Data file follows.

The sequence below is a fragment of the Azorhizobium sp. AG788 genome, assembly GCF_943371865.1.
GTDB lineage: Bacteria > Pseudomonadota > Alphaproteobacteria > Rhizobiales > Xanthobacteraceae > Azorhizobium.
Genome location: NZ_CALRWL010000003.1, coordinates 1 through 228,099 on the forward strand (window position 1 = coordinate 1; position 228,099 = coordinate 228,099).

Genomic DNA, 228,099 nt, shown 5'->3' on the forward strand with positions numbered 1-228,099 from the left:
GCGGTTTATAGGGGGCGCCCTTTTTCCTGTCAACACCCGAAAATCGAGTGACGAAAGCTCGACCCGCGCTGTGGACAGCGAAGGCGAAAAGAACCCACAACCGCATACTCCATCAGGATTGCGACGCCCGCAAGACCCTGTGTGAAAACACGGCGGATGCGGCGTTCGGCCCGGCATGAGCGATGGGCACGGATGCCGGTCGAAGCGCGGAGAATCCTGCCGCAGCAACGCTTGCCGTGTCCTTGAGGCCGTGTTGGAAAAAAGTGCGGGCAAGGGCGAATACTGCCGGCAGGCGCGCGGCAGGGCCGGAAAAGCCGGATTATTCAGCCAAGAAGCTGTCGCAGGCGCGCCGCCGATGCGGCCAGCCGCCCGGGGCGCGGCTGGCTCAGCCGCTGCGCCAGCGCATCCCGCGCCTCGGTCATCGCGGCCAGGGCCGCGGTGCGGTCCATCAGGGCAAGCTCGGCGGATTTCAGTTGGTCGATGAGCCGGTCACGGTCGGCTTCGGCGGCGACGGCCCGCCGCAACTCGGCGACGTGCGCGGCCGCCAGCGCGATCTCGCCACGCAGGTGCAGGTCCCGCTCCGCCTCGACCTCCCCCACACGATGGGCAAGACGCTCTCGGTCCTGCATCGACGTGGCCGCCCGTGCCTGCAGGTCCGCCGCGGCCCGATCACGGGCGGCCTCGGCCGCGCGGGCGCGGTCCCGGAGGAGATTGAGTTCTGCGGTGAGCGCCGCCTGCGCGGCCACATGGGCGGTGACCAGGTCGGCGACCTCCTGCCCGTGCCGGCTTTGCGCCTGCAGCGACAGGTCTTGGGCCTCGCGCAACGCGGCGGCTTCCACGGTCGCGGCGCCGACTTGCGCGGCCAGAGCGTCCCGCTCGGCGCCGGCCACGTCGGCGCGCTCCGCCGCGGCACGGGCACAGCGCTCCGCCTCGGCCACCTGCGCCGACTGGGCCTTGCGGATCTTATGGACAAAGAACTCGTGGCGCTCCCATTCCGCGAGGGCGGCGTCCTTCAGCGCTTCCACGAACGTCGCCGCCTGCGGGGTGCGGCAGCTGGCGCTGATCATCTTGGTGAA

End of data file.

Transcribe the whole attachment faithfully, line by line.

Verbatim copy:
The sequence below is a fragment of the Azorhizobium sp. AG788 genome, assembly GCF_943371865.1.
GTDB lineage: Bacteria > Pseudomonadota > Alphaproteobacteria > Rhizobiales > Xanthobacteraceae > Azorhizobium.
Genome location: NZ_CALRWL010000003.1, coordinates 1 through 228,099 on the forward strand (window position 1 = coordinate 1; position 228,099 = coordinate 228,099).

Genomic DNA, 228,099 nt, shown 5'->3' on the forward strand with positions numbered 1-228,099 from the left:
GCGGTTTATAGGGGGCGCCCTTTTTCCTGTCAACACCCGAAAATCGAGTGACGAAAGCTCGACCCGCGCTGTGGACAGCGAAGGCGAAAAGAACCCACAACCGCATACTCCATCAGGATTGCGACGCCCGCAAGACCCTGTGTGAAAACACGGCGGATGCGGCGTTCGGCCCGGCATGAGCGATGGGCACGGATGCCGGTCGAAGCGCGGAGAATCCTGCCGCAGCAACGCTTGCCGTGTCCTTGAGGCCGTGTTGGAAAAAAGTGCGGGCAAGGGCGAATACTGCCGGCAGGCGCGCGGCAGGGCCGGAAAAGCCGGATTATTCAGCCAAGAAGCTGTCGCAGGCGCGCCGCCGATGCGGCCAGCCGCCCGGGGCGCGGCTGGCTCAGCCGCTGCGCCAGCGCATCCCGCGCCTCGGTCATCGCGGCCAGGGCCGCGGTGCGGTCCATCAGGGCAAGCTCGGCGGATTTCAGTTGGTCGATGAGCCGGTCACGGTCGGCTTCGGCGGCGACGGCCCGCCGCAACTCGGCGACGTGCGCGGCCGCCAGCGCGATCTCGCCACGCAGGTGCAGGTCCCGCTCCGCCTCGACCTCCCCCACACGATGGGCAAGACGCTCTCGGTCCTGCATCGACGTGGCCGCCCGTGCCTGCAGGTCCGCCGCGGCCCGATCACGGGCGGCCTCGGCCGCGCGGGCGCGGTCCCGGAGGAGATTGAGTTCTGCGGTGAGCGCCGCCTGCGCGGCCACATGGGCGGTGACCAGGTCGGCGACCTCCTGCCCGTGCCGGCTTTGCGCCTGCAGCGACAGGTCTTGGGCCTCGCGCAACGCGGCGGCTTCCACGGTCGCGGCGCCGACTTGCGCGGCCAGAGCGTCCCGCTCGGCGCCGGCCACGTCGGCGCGCTCCGCCGCGGCACGGGCACAGCGCTCCGCCTCGGCCACCTGCGCCGACTGGGCCTTGCGGATCTTATGGACAAAGAACTCGTGGCGCTCCCATTCCGCGAGGGCGGCGTCCTTCAGCGCTTCCACGAACGTCGCCGCCTGCGGGGTGCGGCAGCTGGCGCTGATCATCTTGGTGAA